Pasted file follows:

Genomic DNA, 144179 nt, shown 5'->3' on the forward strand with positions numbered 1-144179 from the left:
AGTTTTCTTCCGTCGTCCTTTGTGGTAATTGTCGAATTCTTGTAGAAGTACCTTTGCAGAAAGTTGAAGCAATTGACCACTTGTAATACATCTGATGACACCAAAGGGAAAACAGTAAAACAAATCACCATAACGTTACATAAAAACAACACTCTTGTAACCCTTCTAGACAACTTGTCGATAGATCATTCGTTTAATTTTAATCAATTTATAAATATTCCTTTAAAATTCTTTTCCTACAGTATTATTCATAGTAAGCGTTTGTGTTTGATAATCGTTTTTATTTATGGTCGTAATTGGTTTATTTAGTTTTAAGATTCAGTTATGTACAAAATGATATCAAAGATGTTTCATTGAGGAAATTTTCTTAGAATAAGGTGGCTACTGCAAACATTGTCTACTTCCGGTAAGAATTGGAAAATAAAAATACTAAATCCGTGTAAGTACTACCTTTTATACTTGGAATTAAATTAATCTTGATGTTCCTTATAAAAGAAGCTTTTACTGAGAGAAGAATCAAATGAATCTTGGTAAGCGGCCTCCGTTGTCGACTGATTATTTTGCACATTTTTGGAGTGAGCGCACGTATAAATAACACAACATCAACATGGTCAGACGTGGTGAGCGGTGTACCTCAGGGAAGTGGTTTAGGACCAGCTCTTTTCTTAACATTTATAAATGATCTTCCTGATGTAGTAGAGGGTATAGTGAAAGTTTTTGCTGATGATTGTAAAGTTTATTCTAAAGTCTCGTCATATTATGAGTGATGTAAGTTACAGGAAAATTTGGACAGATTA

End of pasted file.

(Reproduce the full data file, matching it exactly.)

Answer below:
Genomic DNA, 144179 nt, shown 5'->3' on the forward strand with positions numbered 1-144179 from the left:
AGTTTTCTTCCGTCGTCCTTTGTGGTAATTGTCGAATTCTTGTAGAAGTACCTTTGCAGAAAGTTGAAGCAATTGACCACTTGTAATACATCTGATGACACCAAAGGGAAAACAGTAAAACAAATCACCATAACGTTACATAAAAACAACACTCTTGTAACCCTTCTAGACAACTTGTCGATAGATCATTCGTTTAATTTTAATCAATTTATAAATATTCCTTTAAAATTCTTTTCCTACAGTATTATTCATAGTAAGCGTTTGTGTTTGATAATCGTTTTTATTTATGGTCGTAATTGGTTTATTTAGTTTTAAGATTCAGTTATGTACAAAATGATATCAAAGATGTTTCATTGAGGAAATTTTCTTAGAATAAGGTGGCTACTGCAAACATTGTCTACTTCCGGTAAGAATTGGAAAATAAAAATACTAAATCCGTGTAAGTACTACCTTTTATACTTGGAATTAAATTAATCTTGATGTTCCTTATAAAAGAAGCTTTTACTGAGAGAAGAATCAAATGAATCTTGGTAAGCGGCCTCCGTTGTCGACTGATTATTTTGCACATTTTTGGAGTGAGCGCACGTATAAATAACACAACATCAACATGGTCAGACGTGGTGAGCGGTGTACCTCAGGGAAGTGGTTTAGGACCAGCTCTTTTCTTAACATTTATAAATGATCTTCCTGATGTAGTAGAGGGTATAGTGAAAGTTTTTGCTGATGATTGTAAAGTTTATTCTAAAGTCTCGTCATATTATGAGTGATGTAAGTTACAGGAAAATTTGGACAGATTA